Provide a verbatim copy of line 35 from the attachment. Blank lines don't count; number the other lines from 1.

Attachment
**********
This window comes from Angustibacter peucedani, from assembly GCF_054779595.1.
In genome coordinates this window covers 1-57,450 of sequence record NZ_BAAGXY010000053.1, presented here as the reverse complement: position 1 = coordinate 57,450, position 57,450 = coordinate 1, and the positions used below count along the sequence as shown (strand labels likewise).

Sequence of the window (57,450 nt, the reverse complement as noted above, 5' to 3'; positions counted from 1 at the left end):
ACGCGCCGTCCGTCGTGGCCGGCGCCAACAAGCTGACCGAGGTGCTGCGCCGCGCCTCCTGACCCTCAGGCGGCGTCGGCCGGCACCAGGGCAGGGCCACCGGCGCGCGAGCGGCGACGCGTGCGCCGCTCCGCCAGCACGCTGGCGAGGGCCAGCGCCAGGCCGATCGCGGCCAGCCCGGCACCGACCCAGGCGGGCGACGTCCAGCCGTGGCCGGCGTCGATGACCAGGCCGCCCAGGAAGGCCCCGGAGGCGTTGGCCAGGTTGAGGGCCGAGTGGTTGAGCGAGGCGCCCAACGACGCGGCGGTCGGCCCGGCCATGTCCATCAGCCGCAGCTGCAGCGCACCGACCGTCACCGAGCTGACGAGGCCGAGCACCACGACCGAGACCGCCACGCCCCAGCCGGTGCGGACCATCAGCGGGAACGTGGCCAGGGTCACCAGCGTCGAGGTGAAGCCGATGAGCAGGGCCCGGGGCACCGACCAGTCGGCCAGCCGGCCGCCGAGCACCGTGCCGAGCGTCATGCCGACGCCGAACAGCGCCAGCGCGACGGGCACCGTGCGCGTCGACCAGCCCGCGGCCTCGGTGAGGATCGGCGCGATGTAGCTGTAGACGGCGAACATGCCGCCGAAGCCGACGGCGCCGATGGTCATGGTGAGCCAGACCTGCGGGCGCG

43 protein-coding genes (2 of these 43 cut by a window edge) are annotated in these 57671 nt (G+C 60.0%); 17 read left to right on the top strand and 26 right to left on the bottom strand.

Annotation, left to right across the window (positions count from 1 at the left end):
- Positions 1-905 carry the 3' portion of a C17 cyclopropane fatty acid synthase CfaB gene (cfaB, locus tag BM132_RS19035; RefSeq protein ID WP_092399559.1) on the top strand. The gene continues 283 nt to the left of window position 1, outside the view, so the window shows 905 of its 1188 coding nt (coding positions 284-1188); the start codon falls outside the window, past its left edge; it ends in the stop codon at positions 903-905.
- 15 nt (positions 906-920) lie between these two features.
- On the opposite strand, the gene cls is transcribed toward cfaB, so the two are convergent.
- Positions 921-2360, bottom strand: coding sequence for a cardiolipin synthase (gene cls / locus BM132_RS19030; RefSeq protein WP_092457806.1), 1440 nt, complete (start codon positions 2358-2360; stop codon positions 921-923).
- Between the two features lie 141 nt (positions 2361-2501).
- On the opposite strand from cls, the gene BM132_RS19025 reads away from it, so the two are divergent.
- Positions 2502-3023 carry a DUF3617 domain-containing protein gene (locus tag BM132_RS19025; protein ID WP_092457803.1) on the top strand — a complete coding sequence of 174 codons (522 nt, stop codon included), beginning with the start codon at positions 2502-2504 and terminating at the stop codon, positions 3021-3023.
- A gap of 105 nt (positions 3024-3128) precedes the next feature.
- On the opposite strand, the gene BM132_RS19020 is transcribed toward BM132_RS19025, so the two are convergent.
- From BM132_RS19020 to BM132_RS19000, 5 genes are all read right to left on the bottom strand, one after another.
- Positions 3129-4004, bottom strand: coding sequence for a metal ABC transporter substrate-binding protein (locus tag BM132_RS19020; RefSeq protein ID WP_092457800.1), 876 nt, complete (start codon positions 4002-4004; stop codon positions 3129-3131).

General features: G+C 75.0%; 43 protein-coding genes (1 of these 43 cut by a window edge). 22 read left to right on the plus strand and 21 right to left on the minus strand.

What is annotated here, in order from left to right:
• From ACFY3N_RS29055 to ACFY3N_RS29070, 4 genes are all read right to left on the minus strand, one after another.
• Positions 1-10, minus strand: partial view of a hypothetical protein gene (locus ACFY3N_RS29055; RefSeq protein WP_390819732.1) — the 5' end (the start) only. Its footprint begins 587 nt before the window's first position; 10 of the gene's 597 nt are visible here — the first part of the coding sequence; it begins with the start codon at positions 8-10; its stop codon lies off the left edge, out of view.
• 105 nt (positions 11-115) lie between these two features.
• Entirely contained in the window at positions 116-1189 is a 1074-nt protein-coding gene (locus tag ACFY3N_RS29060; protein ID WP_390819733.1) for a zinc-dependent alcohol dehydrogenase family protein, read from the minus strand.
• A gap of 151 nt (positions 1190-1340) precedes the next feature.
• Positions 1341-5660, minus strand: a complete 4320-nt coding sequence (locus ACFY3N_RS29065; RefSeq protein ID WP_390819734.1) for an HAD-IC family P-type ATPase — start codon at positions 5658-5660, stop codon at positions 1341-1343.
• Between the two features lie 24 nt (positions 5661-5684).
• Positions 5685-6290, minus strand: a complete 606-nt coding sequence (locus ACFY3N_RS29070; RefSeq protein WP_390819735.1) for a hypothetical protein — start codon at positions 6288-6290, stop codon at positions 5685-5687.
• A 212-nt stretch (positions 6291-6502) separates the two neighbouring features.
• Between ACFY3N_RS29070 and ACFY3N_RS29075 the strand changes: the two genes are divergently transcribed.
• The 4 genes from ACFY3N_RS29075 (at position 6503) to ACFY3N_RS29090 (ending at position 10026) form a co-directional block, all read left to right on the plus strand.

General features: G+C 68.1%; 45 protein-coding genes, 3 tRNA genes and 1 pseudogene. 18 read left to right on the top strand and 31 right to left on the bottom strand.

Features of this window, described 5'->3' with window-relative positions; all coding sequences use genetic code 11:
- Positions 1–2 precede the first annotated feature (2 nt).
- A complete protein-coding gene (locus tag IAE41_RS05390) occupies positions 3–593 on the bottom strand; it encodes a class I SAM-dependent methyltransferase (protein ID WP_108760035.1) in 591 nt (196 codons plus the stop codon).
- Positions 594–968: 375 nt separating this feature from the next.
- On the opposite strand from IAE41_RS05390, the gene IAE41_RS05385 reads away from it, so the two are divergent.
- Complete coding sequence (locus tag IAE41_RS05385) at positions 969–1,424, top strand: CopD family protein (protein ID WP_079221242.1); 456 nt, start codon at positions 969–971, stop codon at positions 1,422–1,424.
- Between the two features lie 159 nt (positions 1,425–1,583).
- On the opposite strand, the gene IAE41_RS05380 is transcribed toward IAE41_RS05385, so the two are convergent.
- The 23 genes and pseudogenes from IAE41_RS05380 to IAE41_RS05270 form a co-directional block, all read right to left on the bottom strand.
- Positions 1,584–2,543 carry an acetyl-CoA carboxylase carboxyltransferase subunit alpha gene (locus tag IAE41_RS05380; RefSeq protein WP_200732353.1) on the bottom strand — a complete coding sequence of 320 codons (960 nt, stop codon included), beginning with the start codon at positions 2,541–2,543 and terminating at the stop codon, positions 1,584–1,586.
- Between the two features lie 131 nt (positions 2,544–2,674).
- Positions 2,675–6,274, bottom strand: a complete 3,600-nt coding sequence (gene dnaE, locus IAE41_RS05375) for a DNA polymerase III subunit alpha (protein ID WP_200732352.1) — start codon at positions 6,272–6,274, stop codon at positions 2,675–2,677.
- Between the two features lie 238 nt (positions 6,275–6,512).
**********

- Positions 594–968: 375 nt separating this feature from the next.